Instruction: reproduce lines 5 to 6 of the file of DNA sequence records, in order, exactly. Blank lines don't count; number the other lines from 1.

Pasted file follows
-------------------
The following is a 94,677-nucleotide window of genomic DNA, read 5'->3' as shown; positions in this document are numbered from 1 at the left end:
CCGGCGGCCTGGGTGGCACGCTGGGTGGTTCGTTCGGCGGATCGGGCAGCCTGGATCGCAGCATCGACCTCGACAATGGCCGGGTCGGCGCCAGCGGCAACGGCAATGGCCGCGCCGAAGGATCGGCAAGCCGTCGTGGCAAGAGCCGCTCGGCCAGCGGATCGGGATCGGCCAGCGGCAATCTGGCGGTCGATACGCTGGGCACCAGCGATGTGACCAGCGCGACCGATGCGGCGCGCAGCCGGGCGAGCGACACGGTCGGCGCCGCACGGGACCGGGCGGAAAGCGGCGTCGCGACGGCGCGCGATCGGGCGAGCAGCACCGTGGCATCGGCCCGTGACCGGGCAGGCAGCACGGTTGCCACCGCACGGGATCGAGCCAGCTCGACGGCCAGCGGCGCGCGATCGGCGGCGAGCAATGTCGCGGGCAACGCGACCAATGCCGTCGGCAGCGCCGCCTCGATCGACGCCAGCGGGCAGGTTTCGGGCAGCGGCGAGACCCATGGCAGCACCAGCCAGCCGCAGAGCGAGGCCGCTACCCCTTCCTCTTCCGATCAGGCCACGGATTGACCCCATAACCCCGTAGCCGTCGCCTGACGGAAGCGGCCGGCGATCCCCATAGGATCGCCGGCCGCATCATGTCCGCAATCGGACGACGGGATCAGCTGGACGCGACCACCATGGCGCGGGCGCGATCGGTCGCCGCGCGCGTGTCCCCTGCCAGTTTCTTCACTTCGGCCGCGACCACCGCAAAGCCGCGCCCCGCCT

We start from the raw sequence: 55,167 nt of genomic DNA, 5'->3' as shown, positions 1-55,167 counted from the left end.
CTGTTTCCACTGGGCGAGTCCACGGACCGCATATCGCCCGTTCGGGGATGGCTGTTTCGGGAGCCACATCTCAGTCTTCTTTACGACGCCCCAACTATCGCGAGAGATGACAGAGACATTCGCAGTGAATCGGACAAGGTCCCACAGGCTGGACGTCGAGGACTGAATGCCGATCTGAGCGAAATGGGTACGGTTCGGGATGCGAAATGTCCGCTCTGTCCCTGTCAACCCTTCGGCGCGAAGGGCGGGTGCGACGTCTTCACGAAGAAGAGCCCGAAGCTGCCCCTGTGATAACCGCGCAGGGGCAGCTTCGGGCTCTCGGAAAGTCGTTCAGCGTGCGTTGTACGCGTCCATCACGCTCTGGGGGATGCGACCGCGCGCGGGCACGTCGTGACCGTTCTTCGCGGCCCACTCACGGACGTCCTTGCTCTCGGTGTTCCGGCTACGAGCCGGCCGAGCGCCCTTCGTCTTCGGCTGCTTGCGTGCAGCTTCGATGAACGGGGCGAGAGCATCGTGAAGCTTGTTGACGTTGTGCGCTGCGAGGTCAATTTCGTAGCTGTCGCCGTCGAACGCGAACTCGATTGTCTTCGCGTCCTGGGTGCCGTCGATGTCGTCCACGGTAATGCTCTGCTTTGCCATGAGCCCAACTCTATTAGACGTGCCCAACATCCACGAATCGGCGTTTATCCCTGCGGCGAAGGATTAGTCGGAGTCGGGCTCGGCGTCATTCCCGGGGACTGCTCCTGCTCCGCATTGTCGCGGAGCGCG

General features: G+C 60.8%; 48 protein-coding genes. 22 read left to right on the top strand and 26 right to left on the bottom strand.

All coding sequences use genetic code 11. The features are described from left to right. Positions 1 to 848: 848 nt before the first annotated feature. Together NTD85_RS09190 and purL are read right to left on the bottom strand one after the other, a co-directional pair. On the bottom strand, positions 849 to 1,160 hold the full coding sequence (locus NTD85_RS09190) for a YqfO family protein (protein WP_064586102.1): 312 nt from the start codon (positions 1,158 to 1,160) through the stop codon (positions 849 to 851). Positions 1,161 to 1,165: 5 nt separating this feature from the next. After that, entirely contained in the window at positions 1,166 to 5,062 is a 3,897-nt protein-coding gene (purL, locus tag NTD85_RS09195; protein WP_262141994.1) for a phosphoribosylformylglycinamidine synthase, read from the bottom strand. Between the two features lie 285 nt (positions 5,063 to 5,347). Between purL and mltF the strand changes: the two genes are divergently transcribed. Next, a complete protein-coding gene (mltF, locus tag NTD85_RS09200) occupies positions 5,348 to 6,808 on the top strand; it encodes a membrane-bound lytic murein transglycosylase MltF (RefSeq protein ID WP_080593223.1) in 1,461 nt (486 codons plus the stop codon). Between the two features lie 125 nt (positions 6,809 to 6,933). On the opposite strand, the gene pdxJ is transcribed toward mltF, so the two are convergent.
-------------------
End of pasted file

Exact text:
General features: G+C 60.8%; 48 protein-coding genes. 22 read left to right on the top strand and 26 right to left on the bottom strand.

All coding sequences use genetic code 11. The features are described from left to right. Positions 1 to 848: 848 nt before the first annotated feature. Together NTD85_RS09190 and purL are read right to left on the bottom strand one after the other, a co-directional pair. On the bottom strand, positions 849 to 1,160 hold the full coding sequence (locus NTD85_RS09190) for a YqfO family protein (protein WP_064586102.1): 312 nt from the start codon (positions 1,158 to 1,160) through the stop codon (positions 849 to 851). Positions 1,161 to 1,165: 5 nt separating this feature from the next. After that, entirely contained in the window at positions 1,166 to 5,062 is a 3,897-nt protein-coding gene (purL, locus tag NTD85_RS09195; protein WP_262141994.1) for a phosphoribosylformylglycinamidine synthase, read from the bottom strand. Between the two features lie 285 nt (positions 5,063 to 5,347). Between purL and mltF the strand changes: the two genes are divergently transcribed. Next, a complete protein-coding gene (mltF, locus tag NTD85_RS09200) occupies positions 5,348 to 6,808 on the top strand; it encodes a membrane-bound lytic murein transglycosylase MltF (RefSeq protein ID WP_080593223.1) in 1,461 nt (486 codons plus the stop codon). Between the two features lie 125 nt (positions 6,809 to 6,933). On the opposite strand, the gene pdxJ is transcribed toward mltF, so the two are convergent.